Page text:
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Ending the Year with Energy and Beyond

MSRUOS_IS289_AM_RWP16499The last few days of school, which once seemed so far-away we could barely imagine them, are on the horizon, coming into sharper relief and clearer focus every day. As your last few days approach, you might consider planning to do a special wrap-up to reading and writing workshop, and set your students up to read and write all summer long and beyond.

Here’s a rough timeline to help you plan for ending your year with energy, right to the last day.

 

Five Days and Counting: Take Time to Reflect

With five days left of school, you might take 15-20 minutes to reflect on reading workshop by bringing out all the read-alouds and shared reading texts from the year and giving students time to talk with a partner about their favorites. Students might look back through their reading notebooks, or browse the classroom library to make a stack of their most favorite or memorable books. As a class, you could create a list of favorites. You might watch a quick video clip of the class talking about a read-aloud from early on in the year, followed by a more recent video-clip and discuss how they've grown as readers and thinkers.

In writing workshop, you might take 15-20 minutes for students to look through their yearlong writing portfolios, talking with a partner about how they've changed across the year. You might also display all your mentor texts, and your own teacher-created writing for kids to discuss favorites (and not-so-favorites) as a class.

 

Four Days and Counting: Making Plans for Living the Writerly (and Readerly) Life

As the end grows nearer, you might consider giving kids a chance to select the type of reading and writing they hope to do over the summer. Encourage them to read and write anything and everything! You could share a list of possible ideas for inspiration, with all idea centering student choice and independence. Every option is something kids could do completely on their own outside of school if given the materials and access to books to do it.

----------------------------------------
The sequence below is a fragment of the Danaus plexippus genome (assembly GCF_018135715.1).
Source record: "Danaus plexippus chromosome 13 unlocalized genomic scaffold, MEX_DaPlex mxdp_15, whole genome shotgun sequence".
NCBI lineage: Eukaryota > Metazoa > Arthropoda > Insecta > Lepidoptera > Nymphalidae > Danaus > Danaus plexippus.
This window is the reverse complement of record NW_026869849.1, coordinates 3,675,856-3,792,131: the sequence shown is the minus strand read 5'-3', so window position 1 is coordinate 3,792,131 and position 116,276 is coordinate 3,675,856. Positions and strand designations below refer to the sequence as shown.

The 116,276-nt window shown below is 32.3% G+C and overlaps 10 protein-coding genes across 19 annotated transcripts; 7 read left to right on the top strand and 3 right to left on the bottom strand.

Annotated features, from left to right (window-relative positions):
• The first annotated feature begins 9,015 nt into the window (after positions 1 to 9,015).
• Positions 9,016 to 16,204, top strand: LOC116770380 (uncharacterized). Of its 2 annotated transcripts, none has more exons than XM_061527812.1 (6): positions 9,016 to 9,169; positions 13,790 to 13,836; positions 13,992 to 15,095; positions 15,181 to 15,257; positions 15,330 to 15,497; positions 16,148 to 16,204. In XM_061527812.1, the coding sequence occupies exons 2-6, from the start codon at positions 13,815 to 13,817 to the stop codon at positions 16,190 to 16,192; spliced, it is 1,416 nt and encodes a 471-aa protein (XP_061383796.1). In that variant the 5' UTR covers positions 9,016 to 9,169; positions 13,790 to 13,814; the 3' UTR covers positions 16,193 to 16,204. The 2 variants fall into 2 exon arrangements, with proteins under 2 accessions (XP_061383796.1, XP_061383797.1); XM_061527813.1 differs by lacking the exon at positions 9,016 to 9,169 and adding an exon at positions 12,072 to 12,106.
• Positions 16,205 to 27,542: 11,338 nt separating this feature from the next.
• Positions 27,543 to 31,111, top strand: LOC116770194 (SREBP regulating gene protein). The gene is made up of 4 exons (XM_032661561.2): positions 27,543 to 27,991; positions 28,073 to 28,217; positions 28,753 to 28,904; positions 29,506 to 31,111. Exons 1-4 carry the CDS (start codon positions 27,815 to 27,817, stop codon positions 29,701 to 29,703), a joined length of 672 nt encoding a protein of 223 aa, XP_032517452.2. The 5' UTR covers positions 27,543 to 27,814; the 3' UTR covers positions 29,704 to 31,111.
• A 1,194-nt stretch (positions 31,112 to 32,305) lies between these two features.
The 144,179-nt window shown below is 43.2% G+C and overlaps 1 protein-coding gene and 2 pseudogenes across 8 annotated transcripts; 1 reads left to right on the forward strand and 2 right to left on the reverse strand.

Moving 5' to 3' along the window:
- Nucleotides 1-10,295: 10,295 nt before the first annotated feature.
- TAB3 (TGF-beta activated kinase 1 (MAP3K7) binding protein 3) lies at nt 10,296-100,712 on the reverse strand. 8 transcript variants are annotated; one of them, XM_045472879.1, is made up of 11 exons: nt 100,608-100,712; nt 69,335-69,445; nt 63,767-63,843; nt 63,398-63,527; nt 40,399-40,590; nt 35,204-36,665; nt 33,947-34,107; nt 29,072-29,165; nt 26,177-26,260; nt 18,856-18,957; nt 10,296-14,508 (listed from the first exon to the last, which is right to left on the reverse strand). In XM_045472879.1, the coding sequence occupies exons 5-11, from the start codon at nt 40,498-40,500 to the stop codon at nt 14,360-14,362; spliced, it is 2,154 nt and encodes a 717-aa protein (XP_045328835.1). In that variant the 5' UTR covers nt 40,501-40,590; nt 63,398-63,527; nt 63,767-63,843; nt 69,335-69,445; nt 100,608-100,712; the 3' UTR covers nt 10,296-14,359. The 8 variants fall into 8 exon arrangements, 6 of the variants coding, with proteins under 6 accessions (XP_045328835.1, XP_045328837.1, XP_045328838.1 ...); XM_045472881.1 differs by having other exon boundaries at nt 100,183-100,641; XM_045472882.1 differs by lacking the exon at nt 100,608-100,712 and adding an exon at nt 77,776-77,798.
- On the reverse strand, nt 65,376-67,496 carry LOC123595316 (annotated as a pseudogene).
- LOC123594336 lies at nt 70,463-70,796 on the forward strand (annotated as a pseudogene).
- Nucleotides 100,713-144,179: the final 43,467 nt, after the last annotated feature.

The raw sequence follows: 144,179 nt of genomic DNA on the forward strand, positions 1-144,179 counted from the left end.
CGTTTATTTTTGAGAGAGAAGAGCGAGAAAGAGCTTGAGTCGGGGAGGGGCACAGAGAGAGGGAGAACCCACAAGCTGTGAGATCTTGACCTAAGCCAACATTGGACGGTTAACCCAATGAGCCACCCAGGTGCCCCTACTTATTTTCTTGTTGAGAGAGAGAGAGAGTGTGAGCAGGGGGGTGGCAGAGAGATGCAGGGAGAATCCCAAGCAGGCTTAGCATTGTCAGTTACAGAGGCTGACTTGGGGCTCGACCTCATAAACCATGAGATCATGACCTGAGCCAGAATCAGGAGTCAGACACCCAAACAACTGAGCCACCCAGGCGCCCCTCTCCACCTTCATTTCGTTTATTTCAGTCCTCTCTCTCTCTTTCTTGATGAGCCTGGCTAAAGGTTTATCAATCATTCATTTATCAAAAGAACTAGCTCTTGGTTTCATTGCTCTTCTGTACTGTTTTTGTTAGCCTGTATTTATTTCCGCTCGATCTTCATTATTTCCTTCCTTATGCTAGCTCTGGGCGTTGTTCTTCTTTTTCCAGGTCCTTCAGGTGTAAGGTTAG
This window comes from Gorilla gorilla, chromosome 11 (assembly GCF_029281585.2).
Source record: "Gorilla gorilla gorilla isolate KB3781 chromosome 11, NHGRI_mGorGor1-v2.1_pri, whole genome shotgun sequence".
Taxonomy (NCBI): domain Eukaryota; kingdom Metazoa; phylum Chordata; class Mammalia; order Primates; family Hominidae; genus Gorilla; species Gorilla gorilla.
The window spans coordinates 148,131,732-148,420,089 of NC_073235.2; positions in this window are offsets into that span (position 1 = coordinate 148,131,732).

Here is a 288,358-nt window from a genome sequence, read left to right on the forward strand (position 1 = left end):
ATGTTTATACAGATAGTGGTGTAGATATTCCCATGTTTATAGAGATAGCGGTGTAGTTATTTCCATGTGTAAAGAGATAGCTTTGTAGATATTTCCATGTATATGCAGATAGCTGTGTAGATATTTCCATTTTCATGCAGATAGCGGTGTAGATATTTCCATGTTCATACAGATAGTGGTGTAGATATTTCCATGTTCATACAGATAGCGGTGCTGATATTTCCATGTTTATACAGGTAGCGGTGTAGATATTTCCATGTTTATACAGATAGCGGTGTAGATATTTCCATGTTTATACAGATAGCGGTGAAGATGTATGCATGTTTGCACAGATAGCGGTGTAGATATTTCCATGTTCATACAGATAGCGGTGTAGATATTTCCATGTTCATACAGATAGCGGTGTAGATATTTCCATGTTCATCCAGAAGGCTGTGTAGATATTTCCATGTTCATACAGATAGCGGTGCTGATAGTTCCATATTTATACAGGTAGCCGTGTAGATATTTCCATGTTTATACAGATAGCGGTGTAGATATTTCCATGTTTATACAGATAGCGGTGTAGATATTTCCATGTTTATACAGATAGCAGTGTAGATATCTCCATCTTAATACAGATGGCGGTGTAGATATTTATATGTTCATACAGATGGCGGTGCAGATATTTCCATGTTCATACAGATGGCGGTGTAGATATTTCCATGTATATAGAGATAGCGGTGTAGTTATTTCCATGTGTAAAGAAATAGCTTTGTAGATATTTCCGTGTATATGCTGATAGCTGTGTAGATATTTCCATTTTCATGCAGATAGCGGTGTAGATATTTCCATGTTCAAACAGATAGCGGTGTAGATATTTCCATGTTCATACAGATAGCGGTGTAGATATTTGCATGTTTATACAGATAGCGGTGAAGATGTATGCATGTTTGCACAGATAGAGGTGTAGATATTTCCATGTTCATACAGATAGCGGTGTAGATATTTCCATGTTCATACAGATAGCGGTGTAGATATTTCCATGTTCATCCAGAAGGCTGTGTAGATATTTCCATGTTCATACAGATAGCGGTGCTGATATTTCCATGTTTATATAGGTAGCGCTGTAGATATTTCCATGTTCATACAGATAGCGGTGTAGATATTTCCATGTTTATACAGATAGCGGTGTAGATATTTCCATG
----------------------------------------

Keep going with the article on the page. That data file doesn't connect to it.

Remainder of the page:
Possible Writing Projects

  • Keeping a journal
  • Writing in a choice of any genre
  • Pen pals (digital or snail mail)
  • Choosing a mentor author
  • Book making (digital or old school hard cover)

Genres You Could Offer As Choices for Writing

  • Comic books and graphic novels
  • Poetry, songs, and raps
  • Fantasy
  • Sci-Fi
  • Thrillers and scary stories
  • Mystery
  • Information books and how-to’s
  • Recipe books
  • Video game guides
  • Magazines, zines
  • Letters
  • Posters
  • Scripts

Possible Reading Projects

  • Funny books
  • Mysteries
  • Magazines
  • Series
  • Characters
  • Picture books
  • Interests & topics
  • Partner reading
  • Performing a scene

Access to books and materials are critical for successful independent reading outside of school. Find out if your school can allow kids to take home a baggie of books or a collection of library books to read for the summer. This would be the day to fill those summer book baggies. This would also be a great day to give kids a fresh writing notebook or folder to use over the summer to continue their writing lives. Many schools encourage kids to come back to school in the fall ready to talk about their summer book baggies and summer writing folders/notebooks.